Baird did also experimental broadcast 120 line TV signals in 1934, which were received by all-electronic television sets, but the picture was originated using mechanical scanning.

              My reason for mentioning the mechanical systems was that the BBC were already transmitting them, but recognised a need to replace it. By 1936 the BBC had quietly developed an entire studio and broadcasting system and started broadcasting all-electronic television with scheduled programming, available for anybody in the London area ( 30 mile radius ) to tune into if they owned a suitable receiver.

              Incidentally Baird was never one to give up lightly. He developed a system where something more like a conventional movie camera had the 17.5mm film ( 35mm film, split down the middle ) rapidly processed within the camera and then scanned by a 240 line spinning disk, allowing it to be transmitted electronically within sixty seconds. The prototypes were actually massive, fixed devices, but he recognised how important it was to have a moveable camera.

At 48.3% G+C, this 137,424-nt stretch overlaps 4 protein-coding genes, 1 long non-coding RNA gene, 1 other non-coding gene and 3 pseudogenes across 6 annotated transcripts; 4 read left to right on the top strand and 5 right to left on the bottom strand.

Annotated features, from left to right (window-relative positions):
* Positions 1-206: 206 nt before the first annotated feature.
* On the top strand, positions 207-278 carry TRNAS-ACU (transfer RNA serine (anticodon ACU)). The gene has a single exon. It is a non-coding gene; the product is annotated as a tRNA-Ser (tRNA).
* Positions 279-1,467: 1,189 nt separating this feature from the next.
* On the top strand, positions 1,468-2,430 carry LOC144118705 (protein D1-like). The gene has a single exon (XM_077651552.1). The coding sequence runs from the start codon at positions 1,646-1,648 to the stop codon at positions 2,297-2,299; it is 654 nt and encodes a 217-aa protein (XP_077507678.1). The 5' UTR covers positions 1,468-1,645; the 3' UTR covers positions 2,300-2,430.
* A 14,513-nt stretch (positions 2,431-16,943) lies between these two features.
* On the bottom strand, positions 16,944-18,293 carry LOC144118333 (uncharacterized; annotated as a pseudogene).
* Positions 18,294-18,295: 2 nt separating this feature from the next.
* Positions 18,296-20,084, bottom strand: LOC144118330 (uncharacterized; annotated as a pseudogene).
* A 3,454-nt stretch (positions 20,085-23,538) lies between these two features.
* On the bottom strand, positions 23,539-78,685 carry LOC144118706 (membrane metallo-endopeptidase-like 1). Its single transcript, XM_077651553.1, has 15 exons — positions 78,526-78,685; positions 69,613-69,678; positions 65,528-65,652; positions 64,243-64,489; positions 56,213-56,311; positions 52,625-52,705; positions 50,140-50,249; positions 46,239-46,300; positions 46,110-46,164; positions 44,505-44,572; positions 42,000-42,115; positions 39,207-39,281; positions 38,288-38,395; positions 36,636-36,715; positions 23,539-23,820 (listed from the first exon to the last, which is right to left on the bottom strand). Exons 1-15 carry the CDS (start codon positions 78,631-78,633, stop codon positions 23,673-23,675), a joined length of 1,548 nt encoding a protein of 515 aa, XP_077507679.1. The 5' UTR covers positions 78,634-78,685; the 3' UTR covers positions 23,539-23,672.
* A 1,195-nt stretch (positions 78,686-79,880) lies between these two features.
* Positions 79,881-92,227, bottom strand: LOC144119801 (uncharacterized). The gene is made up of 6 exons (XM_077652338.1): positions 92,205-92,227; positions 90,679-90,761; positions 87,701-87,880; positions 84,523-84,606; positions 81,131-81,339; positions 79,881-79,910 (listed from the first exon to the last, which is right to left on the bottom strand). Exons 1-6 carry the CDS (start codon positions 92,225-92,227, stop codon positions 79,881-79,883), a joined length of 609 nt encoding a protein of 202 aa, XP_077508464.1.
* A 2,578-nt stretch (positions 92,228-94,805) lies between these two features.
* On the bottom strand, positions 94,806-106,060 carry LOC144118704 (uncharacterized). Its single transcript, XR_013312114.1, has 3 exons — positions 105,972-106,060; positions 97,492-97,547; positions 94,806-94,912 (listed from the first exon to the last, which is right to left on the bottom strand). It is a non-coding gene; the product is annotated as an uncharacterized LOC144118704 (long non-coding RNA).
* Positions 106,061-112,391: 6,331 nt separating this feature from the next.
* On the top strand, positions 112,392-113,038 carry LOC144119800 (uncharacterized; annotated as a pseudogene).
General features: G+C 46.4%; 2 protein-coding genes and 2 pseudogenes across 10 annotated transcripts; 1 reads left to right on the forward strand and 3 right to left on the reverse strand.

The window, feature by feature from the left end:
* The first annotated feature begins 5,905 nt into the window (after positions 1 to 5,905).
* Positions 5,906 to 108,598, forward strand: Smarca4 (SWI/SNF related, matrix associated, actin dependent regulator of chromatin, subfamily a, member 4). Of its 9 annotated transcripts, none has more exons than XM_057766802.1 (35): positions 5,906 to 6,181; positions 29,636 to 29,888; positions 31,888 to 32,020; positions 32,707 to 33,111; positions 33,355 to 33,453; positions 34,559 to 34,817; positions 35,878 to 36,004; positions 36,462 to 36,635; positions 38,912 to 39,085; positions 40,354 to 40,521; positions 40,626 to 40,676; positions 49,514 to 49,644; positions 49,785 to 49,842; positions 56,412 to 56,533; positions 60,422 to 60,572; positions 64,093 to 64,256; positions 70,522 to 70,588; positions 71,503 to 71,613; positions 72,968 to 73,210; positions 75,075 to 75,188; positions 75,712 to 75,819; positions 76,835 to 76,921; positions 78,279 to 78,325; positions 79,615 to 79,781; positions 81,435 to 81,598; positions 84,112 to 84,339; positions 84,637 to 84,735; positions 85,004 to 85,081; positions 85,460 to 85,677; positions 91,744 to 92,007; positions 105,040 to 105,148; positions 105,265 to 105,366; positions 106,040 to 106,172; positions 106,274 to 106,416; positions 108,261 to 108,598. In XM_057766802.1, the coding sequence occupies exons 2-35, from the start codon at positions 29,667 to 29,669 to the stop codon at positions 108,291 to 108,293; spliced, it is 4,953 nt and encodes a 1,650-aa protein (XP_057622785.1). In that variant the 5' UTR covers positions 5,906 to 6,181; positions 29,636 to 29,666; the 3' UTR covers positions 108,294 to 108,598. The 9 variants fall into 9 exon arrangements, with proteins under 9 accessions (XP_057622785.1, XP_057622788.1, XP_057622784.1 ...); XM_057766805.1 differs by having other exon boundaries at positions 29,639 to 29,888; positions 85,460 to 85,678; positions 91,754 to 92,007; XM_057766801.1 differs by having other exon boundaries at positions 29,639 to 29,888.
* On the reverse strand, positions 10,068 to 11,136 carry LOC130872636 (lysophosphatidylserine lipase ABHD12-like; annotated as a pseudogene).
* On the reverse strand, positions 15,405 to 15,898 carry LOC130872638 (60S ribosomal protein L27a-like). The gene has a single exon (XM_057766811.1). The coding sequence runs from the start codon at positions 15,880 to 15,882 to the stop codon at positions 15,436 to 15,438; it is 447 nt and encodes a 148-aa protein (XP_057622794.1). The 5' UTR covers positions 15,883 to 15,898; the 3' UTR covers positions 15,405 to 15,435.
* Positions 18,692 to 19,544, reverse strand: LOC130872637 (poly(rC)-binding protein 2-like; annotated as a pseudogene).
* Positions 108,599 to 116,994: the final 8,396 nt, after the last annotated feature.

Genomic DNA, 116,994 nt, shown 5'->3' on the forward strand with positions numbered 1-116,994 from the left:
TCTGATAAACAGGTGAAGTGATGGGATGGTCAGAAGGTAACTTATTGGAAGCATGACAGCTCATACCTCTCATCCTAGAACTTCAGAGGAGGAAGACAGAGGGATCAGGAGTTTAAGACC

That portable camera was ridiculously impractical and had an unbelievable number of safety hazards all packaged into one housing. The camera contained extremely high voltages, corrosive liquids, flammable cellulose nitrate film, rapidly spinning mechanical components and very high temperatures. It’s probably a very good thing that this system was rejected soon after it was invented.

              Baird had no shortage of ideas, enthusiasm and projects. In 1939, he was near to completing a 600 line television system, intended to be shown on cinema screens throughout London. He was on the point of launching the world’s first all-news television station when WWII broke out and all television transmissions in the UK were banned.

              Even while the war was on, Baird continued to develop his systems and by 1941 was able to transmit 600 line stereoscopic ( 3D ), colour images, which were judged to be of pretty good quality.